New Zealand has several layers of regulation to protect us against misleading health claims. Sometimes they all fail. My struggle against quackery over the last few years has given me some familiarity with the ways we’re protected against it, and with their shortcomings. Misleading people about their healthcare options is something that is clearly unethical. To quote the alt text of Randall Munroe’s xkcd comic strip Alternative Literature: Telling someone who trusts you that you’re giving them medicine, when you know you’re not, because you want their money, isn’t just lying–it’s like an example you’d make up if you had to illustrate for a child why lying is wrong. Alternative Literature | xkcd Whether or not someone making misleading health claims knows they’re not true, this is something that can pretty clearly cause harm. At the lower end, … Read More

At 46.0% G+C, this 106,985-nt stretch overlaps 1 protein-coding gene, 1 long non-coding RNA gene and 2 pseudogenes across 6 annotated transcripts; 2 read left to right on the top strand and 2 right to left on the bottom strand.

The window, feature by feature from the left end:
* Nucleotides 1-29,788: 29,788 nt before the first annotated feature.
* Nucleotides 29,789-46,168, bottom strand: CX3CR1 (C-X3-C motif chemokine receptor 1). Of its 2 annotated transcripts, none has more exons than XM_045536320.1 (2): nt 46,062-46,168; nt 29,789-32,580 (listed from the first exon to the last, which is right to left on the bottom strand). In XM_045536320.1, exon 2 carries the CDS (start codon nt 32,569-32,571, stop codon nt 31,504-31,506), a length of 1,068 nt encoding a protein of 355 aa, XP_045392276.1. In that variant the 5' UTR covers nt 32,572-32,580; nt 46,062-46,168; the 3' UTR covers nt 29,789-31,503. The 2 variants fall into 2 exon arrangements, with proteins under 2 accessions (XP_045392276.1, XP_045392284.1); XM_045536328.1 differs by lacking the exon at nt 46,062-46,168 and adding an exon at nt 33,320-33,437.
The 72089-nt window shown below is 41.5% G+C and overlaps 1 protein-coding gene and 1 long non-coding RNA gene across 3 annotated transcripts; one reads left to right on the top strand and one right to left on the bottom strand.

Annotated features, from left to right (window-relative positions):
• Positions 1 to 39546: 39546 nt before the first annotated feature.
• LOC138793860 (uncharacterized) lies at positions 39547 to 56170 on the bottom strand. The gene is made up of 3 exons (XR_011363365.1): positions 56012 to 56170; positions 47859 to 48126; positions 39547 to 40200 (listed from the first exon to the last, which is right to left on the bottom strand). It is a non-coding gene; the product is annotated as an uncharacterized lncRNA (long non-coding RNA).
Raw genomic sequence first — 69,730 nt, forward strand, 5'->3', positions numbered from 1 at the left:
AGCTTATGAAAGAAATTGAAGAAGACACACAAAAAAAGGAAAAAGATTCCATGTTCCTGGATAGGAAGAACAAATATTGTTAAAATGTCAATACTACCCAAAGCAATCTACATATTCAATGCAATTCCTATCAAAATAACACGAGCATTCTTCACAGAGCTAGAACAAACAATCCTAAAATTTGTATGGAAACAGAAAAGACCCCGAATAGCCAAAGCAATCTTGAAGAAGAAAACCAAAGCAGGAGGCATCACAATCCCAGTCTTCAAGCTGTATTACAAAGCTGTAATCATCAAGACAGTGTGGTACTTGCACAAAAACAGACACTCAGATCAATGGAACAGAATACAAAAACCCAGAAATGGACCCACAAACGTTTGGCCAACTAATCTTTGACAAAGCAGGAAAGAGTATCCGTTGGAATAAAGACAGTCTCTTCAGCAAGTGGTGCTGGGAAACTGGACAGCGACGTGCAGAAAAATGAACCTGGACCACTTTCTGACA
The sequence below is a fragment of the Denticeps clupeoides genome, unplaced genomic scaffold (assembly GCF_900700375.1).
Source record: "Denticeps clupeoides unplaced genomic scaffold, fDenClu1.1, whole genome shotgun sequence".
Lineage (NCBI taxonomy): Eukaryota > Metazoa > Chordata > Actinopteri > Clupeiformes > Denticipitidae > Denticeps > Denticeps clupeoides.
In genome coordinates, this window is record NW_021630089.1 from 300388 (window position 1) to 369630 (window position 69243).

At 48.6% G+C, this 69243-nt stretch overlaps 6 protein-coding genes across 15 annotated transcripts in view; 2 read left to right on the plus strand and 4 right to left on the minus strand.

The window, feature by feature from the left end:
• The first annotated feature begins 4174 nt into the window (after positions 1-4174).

Are local quacks getting away with health fraud? - Honest Universe

Dec 15, 2016

A decades old loophole in New Zealand’s patient protection legislation is letting quacks get away with what could amount to health fraud, right under the regulator’s nose. In New Zealand, patients are protected from “health fraud scams” by the Medicines Act. This legislation, which is enforced by Medsafe, only allows products making strong health claims to be sold if they have been approved by the Minister of Health. In order to get approved, a medicine needs to pass a rigorous submission process that includes providing robust evidence to substantiate all of the health claims that will be made about it. In this way, patients should be protected against health fraud scams. When I say “health fraud scam”, I am referring to something specific. The US Food & Drug Administration has a nice clear definition of what a health … Read More